People become infected by the bite of a mosquito infected with West Nile virus. The risk of being infected increases during times of high mosquito activity, such as dusk and dawn. Individuals over the age of 50 and those with compromised immune systems have the highest risk of severe disease, but all age groups are at risk for West Nile virus.
- Fight the Bite
- Fight the Bite is the statewide West Nile virus prevention and education campaign from Colorado's state and local health departments. This site provides a wealth of information and resources. Fight the Bite also provides a statewide helpline: 1-877-462-2911.
Ward off West Nile virus by remembering the 4 Ds:
- Drain — Drain standing water around the house weekly since this is where mosquitoes lay eggs. (This includes tires, cans, flowerpots, clogged rain gutters, rain barrels, toys, and puddles.)
- Dress — Dress in long sleeves and pants during dawn and dusk and when you are in areas where mosquitoes are active.
- Dusk & Dawn — Dusk and dawn are when mosquitoes are most active, so stay inside and avoid shrubs where they hide.
- DEET — DEET is one effective ingredient to look for in insect repellents. (Always follow label instructions carefully and see the "Mosquito Repellent" section below for more information.)
Protect Yourself — Control Mosquito Breeding
- How to Control Breeding Sites, City of Fort Collins
- Suggestions on managing a variety of potential mosquito breeding sites, including bird baths, clogged rain gutters, and even your wheelbarrow.
- Report Standing Water in Fort Collins and Loveland
- To report standing water in Fort Collins or Loveland, call 970-962-2583.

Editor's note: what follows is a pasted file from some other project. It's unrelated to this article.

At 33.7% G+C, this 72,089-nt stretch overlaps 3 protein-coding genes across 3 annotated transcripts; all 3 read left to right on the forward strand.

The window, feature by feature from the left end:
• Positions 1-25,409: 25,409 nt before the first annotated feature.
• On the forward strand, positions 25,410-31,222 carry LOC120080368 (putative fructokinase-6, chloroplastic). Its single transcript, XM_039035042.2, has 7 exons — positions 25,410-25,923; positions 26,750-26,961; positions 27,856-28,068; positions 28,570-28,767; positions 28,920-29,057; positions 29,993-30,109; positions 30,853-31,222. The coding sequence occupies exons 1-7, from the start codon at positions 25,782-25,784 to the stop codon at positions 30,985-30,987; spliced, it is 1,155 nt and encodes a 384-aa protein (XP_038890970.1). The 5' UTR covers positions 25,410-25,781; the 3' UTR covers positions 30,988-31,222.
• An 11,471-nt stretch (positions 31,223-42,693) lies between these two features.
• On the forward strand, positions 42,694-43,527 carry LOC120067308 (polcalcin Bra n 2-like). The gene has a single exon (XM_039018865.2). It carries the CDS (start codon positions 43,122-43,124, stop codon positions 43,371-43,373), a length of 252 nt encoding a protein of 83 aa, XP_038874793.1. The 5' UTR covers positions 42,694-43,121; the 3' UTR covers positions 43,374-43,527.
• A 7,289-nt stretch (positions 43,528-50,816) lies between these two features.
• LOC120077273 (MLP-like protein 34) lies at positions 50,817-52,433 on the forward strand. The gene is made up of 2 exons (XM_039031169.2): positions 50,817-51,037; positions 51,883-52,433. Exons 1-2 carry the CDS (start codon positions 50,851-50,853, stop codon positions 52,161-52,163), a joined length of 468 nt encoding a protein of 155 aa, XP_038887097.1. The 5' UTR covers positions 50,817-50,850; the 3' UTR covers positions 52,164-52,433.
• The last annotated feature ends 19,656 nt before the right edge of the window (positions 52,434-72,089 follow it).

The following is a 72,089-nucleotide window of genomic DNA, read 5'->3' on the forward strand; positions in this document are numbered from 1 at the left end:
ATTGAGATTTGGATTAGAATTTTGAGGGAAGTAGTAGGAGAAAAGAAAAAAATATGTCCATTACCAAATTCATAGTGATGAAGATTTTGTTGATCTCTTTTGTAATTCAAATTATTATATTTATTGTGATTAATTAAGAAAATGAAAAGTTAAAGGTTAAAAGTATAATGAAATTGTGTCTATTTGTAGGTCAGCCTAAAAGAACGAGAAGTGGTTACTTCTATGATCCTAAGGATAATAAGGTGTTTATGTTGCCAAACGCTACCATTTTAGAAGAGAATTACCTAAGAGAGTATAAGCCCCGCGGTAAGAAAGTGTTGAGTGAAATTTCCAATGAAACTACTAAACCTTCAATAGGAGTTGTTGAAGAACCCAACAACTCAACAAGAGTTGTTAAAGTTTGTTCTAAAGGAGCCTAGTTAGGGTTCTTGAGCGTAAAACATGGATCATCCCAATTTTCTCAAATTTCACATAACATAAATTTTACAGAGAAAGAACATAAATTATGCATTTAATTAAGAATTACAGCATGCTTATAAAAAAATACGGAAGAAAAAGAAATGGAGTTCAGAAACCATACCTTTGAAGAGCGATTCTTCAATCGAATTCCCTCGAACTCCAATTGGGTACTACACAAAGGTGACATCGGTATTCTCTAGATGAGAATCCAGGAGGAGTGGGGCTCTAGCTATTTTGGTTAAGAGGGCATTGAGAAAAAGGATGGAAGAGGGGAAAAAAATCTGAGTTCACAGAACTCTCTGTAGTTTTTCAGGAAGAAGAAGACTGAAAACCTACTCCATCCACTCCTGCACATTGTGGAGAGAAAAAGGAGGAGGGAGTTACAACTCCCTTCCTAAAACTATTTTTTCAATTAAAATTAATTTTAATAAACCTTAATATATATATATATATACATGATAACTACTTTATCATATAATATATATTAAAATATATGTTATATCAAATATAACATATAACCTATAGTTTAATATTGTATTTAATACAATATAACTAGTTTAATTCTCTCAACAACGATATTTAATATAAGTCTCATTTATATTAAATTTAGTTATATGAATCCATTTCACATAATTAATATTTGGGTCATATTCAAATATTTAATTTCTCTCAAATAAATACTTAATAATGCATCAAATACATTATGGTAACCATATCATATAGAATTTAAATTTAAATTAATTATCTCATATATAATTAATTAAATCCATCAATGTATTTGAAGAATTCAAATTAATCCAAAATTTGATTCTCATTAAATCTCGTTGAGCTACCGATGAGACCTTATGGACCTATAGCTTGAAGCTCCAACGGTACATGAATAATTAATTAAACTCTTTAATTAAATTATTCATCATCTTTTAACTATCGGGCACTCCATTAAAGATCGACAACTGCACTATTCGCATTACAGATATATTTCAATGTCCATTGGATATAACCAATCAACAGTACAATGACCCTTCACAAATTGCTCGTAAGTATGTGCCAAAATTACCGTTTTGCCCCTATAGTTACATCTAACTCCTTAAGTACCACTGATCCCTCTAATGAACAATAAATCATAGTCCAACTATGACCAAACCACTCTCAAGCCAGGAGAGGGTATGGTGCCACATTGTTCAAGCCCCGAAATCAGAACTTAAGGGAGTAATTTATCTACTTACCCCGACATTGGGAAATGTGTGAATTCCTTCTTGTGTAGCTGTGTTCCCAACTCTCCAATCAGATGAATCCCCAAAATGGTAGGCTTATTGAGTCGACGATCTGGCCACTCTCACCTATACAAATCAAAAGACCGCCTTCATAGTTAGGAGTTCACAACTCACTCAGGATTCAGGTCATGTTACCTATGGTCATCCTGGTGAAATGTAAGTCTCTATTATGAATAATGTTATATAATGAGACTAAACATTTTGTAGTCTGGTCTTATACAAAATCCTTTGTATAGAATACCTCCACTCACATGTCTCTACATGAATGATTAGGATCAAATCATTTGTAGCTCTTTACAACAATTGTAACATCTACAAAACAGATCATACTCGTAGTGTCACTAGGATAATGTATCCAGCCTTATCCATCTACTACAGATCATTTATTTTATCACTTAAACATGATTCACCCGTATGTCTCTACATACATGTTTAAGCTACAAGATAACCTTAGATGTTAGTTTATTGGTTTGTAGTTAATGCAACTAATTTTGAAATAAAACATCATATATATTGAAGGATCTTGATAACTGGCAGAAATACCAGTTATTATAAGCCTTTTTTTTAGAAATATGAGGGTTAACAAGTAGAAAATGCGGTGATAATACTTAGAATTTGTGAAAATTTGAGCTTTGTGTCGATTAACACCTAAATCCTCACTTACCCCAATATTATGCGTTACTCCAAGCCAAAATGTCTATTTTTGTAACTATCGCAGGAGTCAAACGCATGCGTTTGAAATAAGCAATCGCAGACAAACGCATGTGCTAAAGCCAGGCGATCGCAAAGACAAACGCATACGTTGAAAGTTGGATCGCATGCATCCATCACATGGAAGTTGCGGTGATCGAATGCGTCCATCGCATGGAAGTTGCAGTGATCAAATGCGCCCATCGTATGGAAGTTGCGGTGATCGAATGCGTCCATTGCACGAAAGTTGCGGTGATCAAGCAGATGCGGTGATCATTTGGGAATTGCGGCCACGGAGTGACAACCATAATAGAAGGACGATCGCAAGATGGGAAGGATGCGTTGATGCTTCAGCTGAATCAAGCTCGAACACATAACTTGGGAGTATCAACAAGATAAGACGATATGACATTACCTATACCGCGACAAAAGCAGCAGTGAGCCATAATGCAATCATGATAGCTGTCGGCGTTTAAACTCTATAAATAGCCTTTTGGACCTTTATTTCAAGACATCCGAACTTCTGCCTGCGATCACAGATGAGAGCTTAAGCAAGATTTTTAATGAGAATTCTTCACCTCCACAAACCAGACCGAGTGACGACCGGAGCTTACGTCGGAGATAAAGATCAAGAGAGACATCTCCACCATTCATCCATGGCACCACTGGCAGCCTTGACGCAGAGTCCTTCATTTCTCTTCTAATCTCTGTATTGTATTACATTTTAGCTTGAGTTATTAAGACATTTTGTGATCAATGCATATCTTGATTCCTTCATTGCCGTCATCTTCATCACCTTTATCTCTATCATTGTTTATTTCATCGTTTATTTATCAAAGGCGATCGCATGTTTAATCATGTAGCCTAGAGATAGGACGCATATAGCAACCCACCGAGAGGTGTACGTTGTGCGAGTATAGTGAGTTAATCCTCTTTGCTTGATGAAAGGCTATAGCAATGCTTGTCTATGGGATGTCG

Protect Yourself — Mosquito Repellent
- Mosquito Repellent for Adults and Children, Larimer County Department of Health and Environment
- This link to Larimer County's West Nile virus page includes information about repellent products, with specific information about using repellents on children.
- Information About Insect Repellents, CDC
- This link provides details on repellents, including information on plant-based (non-DEET) repellent products endorsed by the Centers for Disease Control.
West Nile Virus Signs and Symptoms
- Disease Symptoms, Fight the Bite
- This link takes you to information that explains the how West Nile virus is spread and discusses common symptoms of the disease.
West Nile Virus — Birds, Pets and Other Animals
Some pets and wild animals are also susceptible to West Nile virus.
- Birds, Fight the Bite
- West Nile virus has been found in dead birds of nearly 140 species. Although birds, particularly crows and jays, infected with West Nile virus can die or become ill, most infected birds do survive.
- Horses, Fight the Bite
- The Colorado Department of Agriculture has information for horse owners about vaccination for their horses.
- Dogs and Cats, Fight the Bite
- According to the Centers for Disease Control and Prevention, West Nile virus does not appear to cause extensive illness in dogs or cats.
- WNV Resource List, Colorado State University Extension